I recently read some literature that disproved the notion that suicide rates increase during the holiday season. That is all fine and good, but I did some soul searching walking home from work 12/23 about why I suddenly felt depressed and out of touch with the holidays this year.
NYC is beautiful when all lit up in holiday cheer.The strange thing about happiness all around is that it can contribute to making someone who is lonely or depressed even more lonely or depressed.
There were a few ways this year that I could have done to avoid this mini-depression that hit me. I could have gone out more with my friends, I could have gone on some dates to experience the holiday spirit-even just walks or a cup of coffee.
The other day my sister and I went out with my friend and a girl he was trying to help find a job. Just walking around was refreshing, even though by then the snow had turned ashy. The bottom line is that I only walked out like this once-on this day-from Thanksgiving until I went home to see my parents on Christmas Eve. I have to ask myself why I only took one walk like this in five weeks.
Remember the Grinch, when the narrator tries to analyze why he was so mean:
A. Shoes Too tight
B. Head Not Screwed on Right
C. Heart two sizes too small
I did the same reasoning in my mind on my way home from work that day, and came up with the following:
A. Recession - there were fewer parties and festivities this year and it must have been a product of the tough financial times. People stayed in and found different ways to entertain themselves. I didn't see enough of my friends, and when that happens I start feeling lonely and depressed.
B. Lost Romantic Hopes- In all this jadedness, I have gotten more and more surprised when things actually work out. The idea of stringing a number of consistent, fun, dates with someone I really enjoy being with seems so far away right now. So why try? But this is particularly painful during the holidays when I want to be close to someone.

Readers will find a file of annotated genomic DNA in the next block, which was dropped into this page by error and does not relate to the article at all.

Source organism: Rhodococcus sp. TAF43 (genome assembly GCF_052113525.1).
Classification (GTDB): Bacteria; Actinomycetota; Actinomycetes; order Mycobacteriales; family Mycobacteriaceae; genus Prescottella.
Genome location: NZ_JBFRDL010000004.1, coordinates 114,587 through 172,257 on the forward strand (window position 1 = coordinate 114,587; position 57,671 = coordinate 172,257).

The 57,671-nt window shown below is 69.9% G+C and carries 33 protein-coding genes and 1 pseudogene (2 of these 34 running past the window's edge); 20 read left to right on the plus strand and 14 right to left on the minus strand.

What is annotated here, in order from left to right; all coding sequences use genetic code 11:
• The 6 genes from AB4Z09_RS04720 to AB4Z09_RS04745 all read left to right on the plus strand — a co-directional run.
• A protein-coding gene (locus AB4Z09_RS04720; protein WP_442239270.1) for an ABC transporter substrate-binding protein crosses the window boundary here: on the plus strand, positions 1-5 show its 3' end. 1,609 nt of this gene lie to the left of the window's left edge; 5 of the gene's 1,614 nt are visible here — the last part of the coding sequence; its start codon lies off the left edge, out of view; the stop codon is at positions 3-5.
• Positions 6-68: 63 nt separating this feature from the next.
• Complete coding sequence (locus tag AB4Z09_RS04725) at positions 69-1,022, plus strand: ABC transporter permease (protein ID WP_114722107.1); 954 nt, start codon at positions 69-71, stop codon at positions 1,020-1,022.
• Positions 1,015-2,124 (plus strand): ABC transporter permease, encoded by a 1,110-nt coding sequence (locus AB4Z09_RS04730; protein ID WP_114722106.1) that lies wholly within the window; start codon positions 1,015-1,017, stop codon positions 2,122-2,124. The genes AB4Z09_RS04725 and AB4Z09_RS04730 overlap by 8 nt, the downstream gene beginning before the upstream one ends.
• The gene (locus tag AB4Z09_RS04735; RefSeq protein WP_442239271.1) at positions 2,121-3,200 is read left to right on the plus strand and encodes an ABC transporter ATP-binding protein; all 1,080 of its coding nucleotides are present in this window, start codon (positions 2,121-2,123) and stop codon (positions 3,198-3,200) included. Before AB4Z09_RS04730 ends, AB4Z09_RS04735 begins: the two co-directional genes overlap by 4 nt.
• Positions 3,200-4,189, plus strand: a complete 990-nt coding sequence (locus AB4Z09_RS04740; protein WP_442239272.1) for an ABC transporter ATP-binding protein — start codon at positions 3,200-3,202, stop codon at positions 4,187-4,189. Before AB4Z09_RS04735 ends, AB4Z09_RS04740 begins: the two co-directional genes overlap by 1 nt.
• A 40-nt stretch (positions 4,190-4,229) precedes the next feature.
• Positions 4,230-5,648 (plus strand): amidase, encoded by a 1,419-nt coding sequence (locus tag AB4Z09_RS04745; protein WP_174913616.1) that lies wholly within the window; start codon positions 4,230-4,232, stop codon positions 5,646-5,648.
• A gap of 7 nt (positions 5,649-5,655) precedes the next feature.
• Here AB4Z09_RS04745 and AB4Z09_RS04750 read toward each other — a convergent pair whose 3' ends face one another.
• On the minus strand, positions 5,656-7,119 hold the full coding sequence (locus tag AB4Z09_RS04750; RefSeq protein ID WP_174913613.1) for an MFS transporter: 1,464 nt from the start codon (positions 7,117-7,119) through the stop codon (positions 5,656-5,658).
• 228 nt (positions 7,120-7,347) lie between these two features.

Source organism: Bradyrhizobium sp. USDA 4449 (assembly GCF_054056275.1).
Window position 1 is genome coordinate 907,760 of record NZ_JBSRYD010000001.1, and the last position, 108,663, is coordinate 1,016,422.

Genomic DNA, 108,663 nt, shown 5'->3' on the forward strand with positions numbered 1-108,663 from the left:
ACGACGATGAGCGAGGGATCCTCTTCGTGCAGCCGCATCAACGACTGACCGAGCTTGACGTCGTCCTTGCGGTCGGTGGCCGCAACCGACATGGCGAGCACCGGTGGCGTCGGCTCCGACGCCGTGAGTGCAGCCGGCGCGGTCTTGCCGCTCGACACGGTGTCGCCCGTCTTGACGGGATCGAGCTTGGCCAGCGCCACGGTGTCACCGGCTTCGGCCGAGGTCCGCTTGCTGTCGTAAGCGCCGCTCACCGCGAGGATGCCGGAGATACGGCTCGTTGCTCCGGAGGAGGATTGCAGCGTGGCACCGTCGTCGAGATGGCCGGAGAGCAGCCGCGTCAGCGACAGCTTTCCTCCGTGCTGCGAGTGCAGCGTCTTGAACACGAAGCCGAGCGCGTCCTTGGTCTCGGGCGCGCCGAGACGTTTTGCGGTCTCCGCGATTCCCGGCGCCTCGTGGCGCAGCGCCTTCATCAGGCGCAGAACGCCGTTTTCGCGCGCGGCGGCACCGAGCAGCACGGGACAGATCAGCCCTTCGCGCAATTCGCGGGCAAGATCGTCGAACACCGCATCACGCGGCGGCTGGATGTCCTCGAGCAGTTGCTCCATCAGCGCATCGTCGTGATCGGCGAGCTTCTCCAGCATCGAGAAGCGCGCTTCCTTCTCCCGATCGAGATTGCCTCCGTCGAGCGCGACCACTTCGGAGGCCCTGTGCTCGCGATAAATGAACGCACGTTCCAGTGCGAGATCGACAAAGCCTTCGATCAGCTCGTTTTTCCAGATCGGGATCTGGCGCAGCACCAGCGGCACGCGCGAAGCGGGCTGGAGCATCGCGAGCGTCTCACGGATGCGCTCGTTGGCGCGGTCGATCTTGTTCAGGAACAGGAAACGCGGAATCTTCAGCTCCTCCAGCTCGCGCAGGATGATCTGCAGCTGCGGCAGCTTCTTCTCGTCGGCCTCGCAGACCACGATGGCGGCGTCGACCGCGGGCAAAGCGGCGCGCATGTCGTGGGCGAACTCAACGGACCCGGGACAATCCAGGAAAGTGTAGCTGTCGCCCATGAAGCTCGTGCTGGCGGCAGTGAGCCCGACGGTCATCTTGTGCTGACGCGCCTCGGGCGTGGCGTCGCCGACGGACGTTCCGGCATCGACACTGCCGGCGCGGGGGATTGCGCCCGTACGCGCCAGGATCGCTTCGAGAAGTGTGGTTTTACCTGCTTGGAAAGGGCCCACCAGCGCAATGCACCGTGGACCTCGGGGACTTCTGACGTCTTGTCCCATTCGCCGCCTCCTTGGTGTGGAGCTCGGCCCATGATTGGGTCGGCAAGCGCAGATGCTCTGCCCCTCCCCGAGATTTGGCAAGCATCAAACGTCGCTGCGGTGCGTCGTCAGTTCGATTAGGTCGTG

C. Great Expectations- As the holidays approach I set the bar so high: we'll all party together, see the sites, do amazing things. I'll even find someone to date. It will be all smiles, and it will be perfect.
Do I suffer from striving for perfection in every facet of dating: the perfect girl, the perfect date, the perfect holiday season? With this high bar, it makes it hard to ever be happy. I set goals that are impossible to reach, and then-when I can't reach them-I just shut down.
So, my mood was rescued a bit by seeing my nieces and their enjoyment of the holidays. For them, it was magical. They expected magic, and they got it. If I could bottle up some of this gift that my nieces have and take it back to NYC with me, I would. In the world of a child, disappointment is so rare. Adulthood just feels like disappointment every day when the mind is not well.
It helps that New Year's is coming up. I actually never expect much from New Year's, so it doesn't ever disappoint, and it lets me say:
"You have a whole new year to fulfill your dreams."
But I have to stop saying: "get 'em next year," and start saying "seize the day."
I think that finding love and happiness is dependant on taking care of the things you can take care of: making ends meet, improving yourself, doing something productive every day, getting out there and having fun and meeting people, and seeing your friends and family. Take control of those things, and maybe the "magic" will start finding you, or you will feel less disappointed in things day-to-day.
And perhaps there is something to be said for not expecting magic every time you go on a date with a new person. Maybe it is fair for me to expect magic from the holidays every year, but not fair for me to expect magic on every date.
How were the holidays for you all this year in love and life? Did you have trouble getting into the spirit, or do you always find a way to be happy around the holidays?